Article 2: Characters   4 comments

How To I Write: Characters

© Katica Locke, 2011

Thinking up a great story is only half the battle, and sometimes, it’s the easier half. You also need characters, people for your readers to connect with and feel for, and if you’re lucky, they may love them as much as you do. My books are mainly character driven, so without interesting, believable characters, the best plot in the world is going to fall flat on its face.

When starting any new project, I begin with an outline. You can read about my outlining process here. Every outline begins with a brief character profile. And when I say brief, I mean just the basics, just a single paragraph of vital information. All of this information has been floating around in my head during the brain-storming phase of the writing process and now my job is to try to make sense of it all.

I start with a general age, then gender, species and race, hair, eye, and skin color, and finally height and build. If they have any unusual physical features, I list them next, like scars, horns, or tails. Then I think up the three most defining personality traits for a character. Are they kind, funny, and shy? Intelligent, egotistical, and sadistic? Friendly, naive, and socially-inept? Of course there’s far more to a character than these three traits, just like real people, but it helps to have a place to start, a first-impression of the character, if you will.

After the vital information is recorded, I jot down any backstory that I know, events that helped shape the character’s personality, or placed them in the situation they’re in when the story begins. I also make notes on existing relationships with other characters. And that’s about it. This profile is in no way written in stone, either. I will often go back to it and add or alter certain details to work better in the story. I try to keep the profiles up-to-date as I write for quick reference if I forget what color someone’s eyes are or what age they were when they became a werewolf.

Here are a couple of examples of working profiles from current stories that I’m writing:

Nico Wellex — 35, male, human, short blond hair, green eyes, tanned skin, several scars from sword and knife-fights, lean, athletic, intelligent, shrewd, manipulative, pirate.

Lord Leander Raebone — 164 (looks 40), male, human mage, the Sun Mage, long golden/orange hair, golden eyes, golden skin, average height, slender build, elegant, restrained, sympathetic, longing.

Izeri Auve (Moonlight) – 19, male, weather fey/wereshival, long silver hair, bright blue eyes, coal black skin, slight build, slender, black, blue, and silver wings, reserved, keeps people at a distance, hates his spirit. At sixteen he witnessed a Huntsman execute a wereshival, the spirit chose him, he hid it, confided in his best friend, friend told others, Izeri was shunned, the principal suggested he’d be safer at a special school, his parents transferred him, told him not to tell anyone, Izeri hasn’t told a soul since. He has a very strong spirit, it fights him, takes control.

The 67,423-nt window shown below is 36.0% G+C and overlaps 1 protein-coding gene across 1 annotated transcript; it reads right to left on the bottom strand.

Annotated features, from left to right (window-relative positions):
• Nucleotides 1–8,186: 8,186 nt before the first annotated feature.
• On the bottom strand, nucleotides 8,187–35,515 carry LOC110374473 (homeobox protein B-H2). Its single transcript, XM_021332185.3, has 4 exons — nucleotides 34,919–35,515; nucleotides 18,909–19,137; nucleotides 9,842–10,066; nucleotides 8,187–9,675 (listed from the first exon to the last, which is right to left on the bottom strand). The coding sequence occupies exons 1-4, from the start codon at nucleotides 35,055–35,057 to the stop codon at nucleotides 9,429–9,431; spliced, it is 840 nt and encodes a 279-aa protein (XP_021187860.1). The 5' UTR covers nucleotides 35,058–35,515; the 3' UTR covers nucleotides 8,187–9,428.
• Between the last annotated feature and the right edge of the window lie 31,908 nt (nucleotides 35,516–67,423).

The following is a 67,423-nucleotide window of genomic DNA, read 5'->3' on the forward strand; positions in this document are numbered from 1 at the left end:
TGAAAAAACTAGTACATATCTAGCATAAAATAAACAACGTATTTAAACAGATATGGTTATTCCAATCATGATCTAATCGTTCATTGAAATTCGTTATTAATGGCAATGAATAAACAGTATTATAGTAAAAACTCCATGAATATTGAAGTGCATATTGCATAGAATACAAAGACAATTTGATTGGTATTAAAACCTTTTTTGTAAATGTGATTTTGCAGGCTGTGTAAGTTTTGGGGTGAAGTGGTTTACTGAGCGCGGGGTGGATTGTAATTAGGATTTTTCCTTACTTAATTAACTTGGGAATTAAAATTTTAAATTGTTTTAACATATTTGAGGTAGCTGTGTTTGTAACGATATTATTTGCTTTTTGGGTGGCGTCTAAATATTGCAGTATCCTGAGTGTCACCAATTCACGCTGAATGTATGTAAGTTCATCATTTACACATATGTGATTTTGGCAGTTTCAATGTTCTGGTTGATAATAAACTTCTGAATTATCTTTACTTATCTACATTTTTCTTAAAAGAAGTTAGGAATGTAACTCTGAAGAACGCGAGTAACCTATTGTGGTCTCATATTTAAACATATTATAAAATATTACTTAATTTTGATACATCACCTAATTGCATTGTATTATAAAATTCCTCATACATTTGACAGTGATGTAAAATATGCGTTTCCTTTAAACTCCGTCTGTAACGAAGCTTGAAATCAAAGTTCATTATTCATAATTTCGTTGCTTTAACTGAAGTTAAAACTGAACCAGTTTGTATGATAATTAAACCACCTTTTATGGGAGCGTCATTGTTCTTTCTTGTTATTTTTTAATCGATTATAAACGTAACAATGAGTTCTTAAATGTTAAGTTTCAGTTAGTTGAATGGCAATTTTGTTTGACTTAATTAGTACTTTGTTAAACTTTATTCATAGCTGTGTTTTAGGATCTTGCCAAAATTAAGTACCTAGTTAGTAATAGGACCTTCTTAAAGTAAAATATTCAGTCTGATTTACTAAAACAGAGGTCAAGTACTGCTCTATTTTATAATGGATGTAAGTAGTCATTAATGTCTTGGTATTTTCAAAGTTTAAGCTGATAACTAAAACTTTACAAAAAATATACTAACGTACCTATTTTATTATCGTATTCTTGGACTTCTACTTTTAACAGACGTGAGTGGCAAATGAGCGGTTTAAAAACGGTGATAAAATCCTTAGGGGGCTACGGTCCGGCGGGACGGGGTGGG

As you can see, the first two profiles are quite short. I haven’t worked on those stories much, so I don’t have all the backstory worked out yet. Izeri, on the other hand, is an old friend. He was a minor character in Broken Wings and now has his own WIP novel that I’m working on.

Sometimes, it feels like the characters spring from my mind fully-formed and ready to get to work. Other times, I have to piece them together bit by bit, deciding what traits will work best with the plot and with the other characters, and what sort of history will create the drama and conflict that I’m looking for

But even with all this careful planning, characters can still develop a mind of their own and hijack the plot. The best example of this in my stories is Akitra, a lust faerie from Broken Wings. Akitra started out as a minor character, a bad friend for Maika to help illustrate how isolated Maika was in faerie society. Then Akitra exerted himself as an antagonist for Jak and Izeri, and for a while, I thought he was the “bad guy”. But as I “discovered” his history, his motivation, and his own deeply hidden needs and desires, he evolved into a third protagonist and by the end, even I wanted him to get a happy ending.

Most characters do not take me on quite such a ride, but I know that at any moment, even my most well planned out character could turn around and surprise me. I wouldn’t have it any other way.


Posted July 12, 2011 by katicalocke

4 responses to “Article 2: Characters

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  1. I love how Akitra evolved in Broken Wings. He always made things interesting.

  2. I have the most trouble in picking out names. Did you make yours up? Or did you find it on a website?

    • Since I write mostly fantasy, I usually make them up. Sometimes, if I need a name for a specific real-world culture, like my Navajo werewolf in Will Work for Blood, then I’ll look them up on a website.

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